Ten Ways to Take Back Control of Your Life After Cancer


After a cancer diagnosis, when your life has felt out of control, or even when life just isn’t going your way, how do you take back your power? Most people are great at getting themselves worked up into a state that’s anything but empowering. When things get challenging, you need all of your resources if you’re really going to turn things around.

We all have the power to bring about positive change in our lives even under the most difficult circumstances.

Try these tips to regain some control over your life:

1. Be assertive. Many people are simply too passive to ever accomplish their biggest dreams. Sometimes you have to declare what you want. Sometimes you have to say ‘no’ to others. You don’t have to be selfish, but there’s nothing wrong with making a decision and then making it happen. When dealing with your doctors and their staffs or insurance company people, keep in mind that you are really the customer. You don’t work for them and you have no reason to try to please them. Schedule appointments for your own convenience. If you’re not feeling well, tell the insurance company that you’ll have to talk to them later. First and foremost, take care of yourself.

2. Make a list of your 10 greatest strengths. Now think of ways that you can leverage them to your advantage. If you’re going to take back control of your life quickly, you’ll probably need your strengths to accomplish it. Use these strengths to maximize your road back to wellness.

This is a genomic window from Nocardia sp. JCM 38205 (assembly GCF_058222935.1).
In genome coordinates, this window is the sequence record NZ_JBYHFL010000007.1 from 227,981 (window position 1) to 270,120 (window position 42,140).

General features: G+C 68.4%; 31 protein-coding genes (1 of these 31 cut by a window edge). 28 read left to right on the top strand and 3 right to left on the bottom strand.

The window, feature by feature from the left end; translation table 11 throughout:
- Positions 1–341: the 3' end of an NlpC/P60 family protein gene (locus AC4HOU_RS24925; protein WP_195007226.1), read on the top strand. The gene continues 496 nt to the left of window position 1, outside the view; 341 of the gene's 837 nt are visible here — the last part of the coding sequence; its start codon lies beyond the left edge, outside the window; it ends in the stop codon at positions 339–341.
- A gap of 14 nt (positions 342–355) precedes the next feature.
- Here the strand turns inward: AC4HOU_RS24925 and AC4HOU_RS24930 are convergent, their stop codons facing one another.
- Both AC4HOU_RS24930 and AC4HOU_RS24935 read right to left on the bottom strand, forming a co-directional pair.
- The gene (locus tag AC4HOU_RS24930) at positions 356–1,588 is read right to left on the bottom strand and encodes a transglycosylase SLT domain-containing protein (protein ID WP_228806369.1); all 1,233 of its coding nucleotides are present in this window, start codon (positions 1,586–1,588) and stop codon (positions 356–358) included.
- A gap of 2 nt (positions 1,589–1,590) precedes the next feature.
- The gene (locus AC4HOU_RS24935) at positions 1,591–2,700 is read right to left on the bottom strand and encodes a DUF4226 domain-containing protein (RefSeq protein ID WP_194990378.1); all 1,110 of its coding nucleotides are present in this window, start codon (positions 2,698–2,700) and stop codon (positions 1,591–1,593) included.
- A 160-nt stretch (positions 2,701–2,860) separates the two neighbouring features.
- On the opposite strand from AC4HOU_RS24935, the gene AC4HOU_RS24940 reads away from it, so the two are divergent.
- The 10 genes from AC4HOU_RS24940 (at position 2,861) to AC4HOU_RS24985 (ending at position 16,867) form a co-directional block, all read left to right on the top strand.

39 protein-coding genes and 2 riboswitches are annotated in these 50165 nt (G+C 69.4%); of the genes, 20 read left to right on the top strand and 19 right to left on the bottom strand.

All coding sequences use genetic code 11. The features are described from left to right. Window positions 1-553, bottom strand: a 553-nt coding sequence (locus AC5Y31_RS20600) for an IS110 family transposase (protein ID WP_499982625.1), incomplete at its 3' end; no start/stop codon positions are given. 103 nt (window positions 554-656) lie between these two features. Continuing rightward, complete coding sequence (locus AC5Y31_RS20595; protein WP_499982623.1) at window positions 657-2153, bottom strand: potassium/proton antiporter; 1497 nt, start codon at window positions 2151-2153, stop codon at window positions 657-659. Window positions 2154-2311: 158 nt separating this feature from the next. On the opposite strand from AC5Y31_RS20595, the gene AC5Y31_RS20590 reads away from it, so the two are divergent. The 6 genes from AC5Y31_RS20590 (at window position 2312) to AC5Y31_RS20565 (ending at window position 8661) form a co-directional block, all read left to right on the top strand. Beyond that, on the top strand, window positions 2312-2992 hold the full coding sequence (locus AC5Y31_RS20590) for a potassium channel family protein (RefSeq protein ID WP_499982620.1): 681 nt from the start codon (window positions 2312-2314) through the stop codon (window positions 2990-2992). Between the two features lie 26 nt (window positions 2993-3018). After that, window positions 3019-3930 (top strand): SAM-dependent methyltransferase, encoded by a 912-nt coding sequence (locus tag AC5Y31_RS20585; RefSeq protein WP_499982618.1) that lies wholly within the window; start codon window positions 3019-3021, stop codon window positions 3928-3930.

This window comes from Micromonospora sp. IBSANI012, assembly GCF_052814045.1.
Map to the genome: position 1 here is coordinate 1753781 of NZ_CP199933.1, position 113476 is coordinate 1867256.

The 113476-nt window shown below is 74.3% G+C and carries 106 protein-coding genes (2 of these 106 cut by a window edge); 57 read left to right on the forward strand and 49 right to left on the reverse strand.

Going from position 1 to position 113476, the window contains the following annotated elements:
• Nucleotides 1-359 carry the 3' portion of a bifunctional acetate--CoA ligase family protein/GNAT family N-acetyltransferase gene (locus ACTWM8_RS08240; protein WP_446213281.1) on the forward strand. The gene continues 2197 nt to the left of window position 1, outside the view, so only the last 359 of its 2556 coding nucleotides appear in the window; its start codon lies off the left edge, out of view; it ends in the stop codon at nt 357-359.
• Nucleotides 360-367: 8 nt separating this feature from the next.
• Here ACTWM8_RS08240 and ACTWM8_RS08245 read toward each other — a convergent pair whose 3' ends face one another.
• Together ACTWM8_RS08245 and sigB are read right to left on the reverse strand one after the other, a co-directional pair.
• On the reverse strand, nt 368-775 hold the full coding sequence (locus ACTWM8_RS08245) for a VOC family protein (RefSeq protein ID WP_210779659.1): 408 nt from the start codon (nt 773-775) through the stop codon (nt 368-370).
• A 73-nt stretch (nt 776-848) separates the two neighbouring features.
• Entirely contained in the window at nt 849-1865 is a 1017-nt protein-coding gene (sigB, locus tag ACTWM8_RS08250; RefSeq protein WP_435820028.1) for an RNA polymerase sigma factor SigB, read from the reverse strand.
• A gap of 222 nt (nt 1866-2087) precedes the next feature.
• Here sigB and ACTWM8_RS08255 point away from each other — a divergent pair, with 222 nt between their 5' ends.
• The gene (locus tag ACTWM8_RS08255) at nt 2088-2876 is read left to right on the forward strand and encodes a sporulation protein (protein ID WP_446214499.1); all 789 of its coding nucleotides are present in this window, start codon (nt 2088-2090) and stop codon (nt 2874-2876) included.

3. It’s also worthwhile to think about your 10 greatest weaknesses. These are commonly the things that get us into trouble. What can you do to reduce the impact of your weaknesses – both physically and emotionally? Fear of recurrence is a common concern after cancer treatment. Don’t let that fear stop you from taking back control of your life. It’s a waste of time to worry because it won’t change anything. If you do have a recurrence, you will deal with it at that time. Life is too short to let worry ruin your survivorship.

4. Stop making excuses. Know the difference between an excuse and a legitimate limitation. Excuses limit you and prevent you from taking charge of the situation. If you can take responsibility, you can change the situation. Excuses give you a justification for being passive. If you believe that something is outside of your control, you also believe that you can’t do anything to change it. If you are truly limited, especially physically, from accomplishing something that you want to do, find another way or change your goal.

5. Get more sleep. Most people simply don’t sleep enough to be at their best. Studies have shown that most people experience improved mood, clarity of thought, and increased energy if they increase their sleep by one hour per night. Turn off the TV and go to bed an hour earlier. When you are recovering during or after cancer treatment, you need as much rest as you can get. Also, concentrate on eating healthy, fresh, nutritious food. During treatment, it is sometimes difficult to eat healthy food. Certain foods often don’t taste good. After the chemo wears off, your taste buds should start recovering. Explore new flavors and spices on your journey to wellness and healthy eating.

6. Do the most important things first. Spend the first hour or two each morning on the most important tasks you have for the day. Your focus and energy will be at their greatest.